James B. Comey is a former director of the FBI and former deputy attorney general.
The idea of a shadowy, uninvited federal force is troubling, but it is not clear that federal officers in Portland are acting unlawfully. Federal and Oregon laws appear to offer wide latitude to make arrests and forgo identifying insignia in service of their mission to protect federal property, including courthouses. Maybe that should change, but current law appears to give them a lot of room.
What is clear is that they are acting stupidly, a mistake they may be about to repeat in other places, with lasting consequences for federal law enforcement.
With some protesters itching for street confrontations with officers in full tactical gear, federal officials are giving a small group of violent people what they want. And they are giving the citizens of Portland — and the rest of us, no matter our politics — what we don’t want: the specter of unconstrained and anonymous force from a central government authority. It has been the stuff of American nightmares since 1776.
Fairly or unfairly, visions of Department of Homeland Security officers in camo without apparent identifying insignia dragging people into unmarked vans are now seared into the collective memory. Federal law enforcement, like all parts of the justice system, depends upon the faith and confidence of the American people, a credibility now being spent, recklessly, by the Trump administration. And the Department of Homeland Security, a key element of this administration’s chaotic and often immoral immigration enforcement, had precious little credibility left to spend in the first place. Thanks to Portland, its cupboard is now empty.
And even if it weren’t behavior inconsistent with American values and self-defeating for the agencies involved, it is also just plain dumb to give protesters another sinister embodiment of the feds to rail against.
The costs to federal law enforcement will be enormous, and in some ways that will be hard to see. As with all federal law enforcement agencies, the components of the Department of Homeland Security that are now prominent in Portland depend upon relationships with local law enforcement. That has long been true for the Federal Bureau of Investigation and the Drug Enforcement Administration, two Justice Department elements that have not been evident in Portland. “The FBI does nothing alone” is how I often explained our dependence upon partnerships with local and state law enforcement. The willingness of cities, counties and states to contribute their resources — most importantly, their people — to our task forces was at the heart of the FBI’s and DEA’s success. Town councils and mayors around the country supported those relationships because they trusted us.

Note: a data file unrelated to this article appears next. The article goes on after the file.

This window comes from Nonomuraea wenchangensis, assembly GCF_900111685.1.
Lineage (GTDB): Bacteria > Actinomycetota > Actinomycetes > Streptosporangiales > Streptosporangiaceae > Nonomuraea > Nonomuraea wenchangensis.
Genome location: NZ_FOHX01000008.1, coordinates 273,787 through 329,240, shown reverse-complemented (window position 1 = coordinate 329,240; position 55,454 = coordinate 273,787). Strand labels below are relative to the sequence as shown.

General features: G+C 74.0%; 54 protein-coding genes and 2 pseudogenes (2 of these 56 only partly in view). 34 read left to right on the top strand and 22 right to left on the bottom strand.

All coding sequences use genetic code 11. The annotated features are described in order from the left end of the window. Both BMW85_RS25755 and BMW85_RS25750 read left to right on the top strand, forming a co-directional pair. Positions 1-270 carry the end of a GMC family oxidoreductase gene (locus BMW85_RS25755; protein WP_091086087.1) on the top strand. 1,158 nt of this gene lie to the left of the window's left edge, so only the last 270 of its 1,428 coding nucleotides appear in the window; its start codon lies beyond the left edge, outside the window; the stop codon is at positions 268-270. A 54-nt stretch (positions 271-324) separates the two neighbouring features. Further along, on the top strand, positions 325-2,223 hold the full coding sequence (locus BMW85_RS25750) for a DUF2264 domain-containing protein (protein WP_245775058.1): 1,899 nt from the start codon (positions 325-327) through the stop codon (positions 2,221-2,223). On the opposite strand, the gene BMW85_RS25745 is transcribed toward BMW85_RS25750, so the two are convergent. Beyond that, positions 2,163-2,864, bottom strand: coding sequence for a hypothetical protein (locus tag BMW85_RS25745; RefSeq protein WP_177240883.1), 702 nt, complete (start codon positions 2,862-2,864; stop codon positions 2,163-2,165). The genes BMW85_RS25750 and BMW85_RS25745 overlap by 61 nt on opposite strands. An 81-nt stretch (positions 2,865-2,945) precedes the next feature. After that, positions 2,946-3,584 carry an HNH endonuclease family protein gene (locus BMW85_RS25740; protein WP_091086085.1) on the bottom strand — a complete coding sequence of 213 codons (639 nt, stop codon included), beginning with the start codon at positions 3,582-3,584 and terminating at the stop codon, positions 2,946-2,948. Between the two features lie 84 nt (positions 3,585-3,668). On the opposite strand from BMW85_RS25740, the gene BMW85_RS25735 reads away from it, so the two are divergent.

For Homeland Security, it will now be a long road back to trust and partnerships.
So it’s dumb and self-defeating on many levels for the feds to engage the way they have in Portland. No sensible law enforcement leader would approach it this way. Which begs a question: Is televised conflict the goal?
What better way for Trump to demonstrate to his followers that he is “your president of law and order” than to deploy highly visible federal officers, and in a way that is sure to invite violent conflict, which, of course, demonstrates the need for a law-and-order president?
And on it goes. The only thing damaged in the process will be the United States and the federal law enforcement agencies our country needs. Yet again, the craving of our president for reelection seems to override everything.